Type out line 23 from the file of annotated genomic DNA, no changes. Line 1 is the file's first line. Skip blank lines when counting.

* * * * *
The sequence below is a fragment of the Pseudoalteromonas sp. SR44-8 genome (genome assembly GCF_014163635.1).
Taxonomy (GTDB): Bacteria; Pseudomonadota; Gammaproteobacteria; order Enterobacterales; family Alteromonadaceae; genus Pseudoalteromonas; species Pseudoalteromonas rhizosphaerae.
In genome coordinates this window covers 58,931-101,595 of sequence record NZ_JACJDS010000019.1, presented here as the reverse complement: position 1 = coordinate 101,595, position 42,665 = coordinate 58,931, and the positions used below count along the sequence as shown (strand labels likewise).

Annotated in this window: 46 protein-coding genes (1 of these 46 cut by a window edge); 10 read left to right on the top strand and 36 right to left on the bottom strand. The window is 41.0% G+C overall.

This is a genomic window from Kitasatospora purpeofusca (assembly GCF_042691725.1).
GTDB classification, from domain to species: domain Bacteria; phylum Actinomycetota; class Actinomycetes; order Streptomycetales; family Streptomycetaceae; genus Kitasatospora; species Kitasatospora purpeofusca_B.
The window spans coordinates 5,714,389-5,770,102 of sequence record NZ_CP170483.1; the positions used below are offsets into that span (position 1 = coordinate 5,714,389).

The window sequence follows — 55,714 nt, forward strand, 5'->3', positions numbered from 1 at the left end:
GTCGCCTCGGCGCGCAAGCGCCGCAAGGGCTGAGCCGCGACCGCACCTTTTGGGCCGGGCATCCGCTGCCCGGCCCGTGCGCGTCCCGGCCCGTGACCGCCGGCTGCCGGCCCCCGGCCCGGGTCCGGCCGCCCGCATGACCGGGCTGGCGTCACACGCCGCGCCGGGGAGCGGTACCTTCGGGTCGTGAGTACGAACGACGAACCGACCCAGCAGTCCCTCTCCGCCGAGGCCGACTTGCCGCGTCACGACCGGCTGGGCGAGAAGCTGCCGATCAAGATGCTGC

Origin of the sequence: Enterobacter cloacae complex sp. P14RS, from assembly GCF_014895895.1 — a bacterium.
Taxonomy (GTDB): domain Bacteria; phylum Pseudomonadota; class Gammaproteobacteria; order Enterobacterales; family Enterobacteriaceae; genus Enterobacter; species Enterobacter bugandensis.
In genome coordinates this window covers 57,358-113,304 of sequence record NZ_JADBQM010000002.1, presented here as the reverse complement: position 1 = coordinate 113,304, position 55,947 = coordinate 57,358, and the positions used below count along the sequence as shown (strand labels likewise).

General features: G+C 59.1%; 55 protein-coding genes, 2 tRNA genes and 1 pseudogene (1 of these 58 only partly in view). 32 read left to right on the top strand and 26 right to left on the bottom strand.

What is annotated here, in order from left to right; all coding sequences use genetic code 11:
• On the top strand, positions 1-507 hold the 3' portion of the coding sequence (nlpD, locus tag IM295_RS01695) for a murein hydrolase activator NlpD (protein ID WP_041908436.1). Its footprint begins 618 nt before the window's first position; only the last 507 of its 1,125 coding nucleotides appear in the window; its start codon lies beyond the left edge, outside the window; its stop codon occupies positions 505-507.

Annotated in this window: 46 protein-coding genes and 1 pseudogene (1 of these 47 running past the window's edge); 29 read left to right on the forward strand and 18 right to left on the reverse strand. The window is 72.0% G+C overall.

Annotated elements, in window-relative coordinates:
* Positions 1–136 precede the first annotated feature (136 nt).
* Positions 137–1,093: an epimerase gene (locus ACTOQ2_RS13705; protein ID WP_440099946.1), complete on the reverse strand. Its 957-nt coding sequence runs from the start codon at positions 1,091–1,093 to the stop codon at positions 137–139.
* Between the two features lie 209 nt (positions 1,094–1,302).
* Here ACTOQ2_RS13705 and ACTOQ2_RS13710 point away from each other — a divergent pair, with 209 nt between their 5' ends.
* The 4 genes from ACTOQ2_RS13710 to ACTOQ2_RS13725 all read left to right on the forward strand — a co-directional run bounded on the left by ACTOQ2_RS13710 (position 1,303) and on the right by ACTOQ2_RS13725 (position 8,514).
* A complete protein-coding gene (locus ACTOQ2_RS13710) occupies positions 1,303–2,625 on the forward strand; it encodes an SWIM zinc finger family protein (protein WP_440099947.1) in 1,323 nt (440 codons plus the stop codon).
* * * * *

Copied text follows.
* A complete protein-coding gene (locus ACTOQ2_RS13710) occupies positions 1,303–2,625 on the forward strand; it encodes an SWIM zinc finger family protein (protein WP_440099947.1) in 1,323 nt (440 codons plus the stop codon).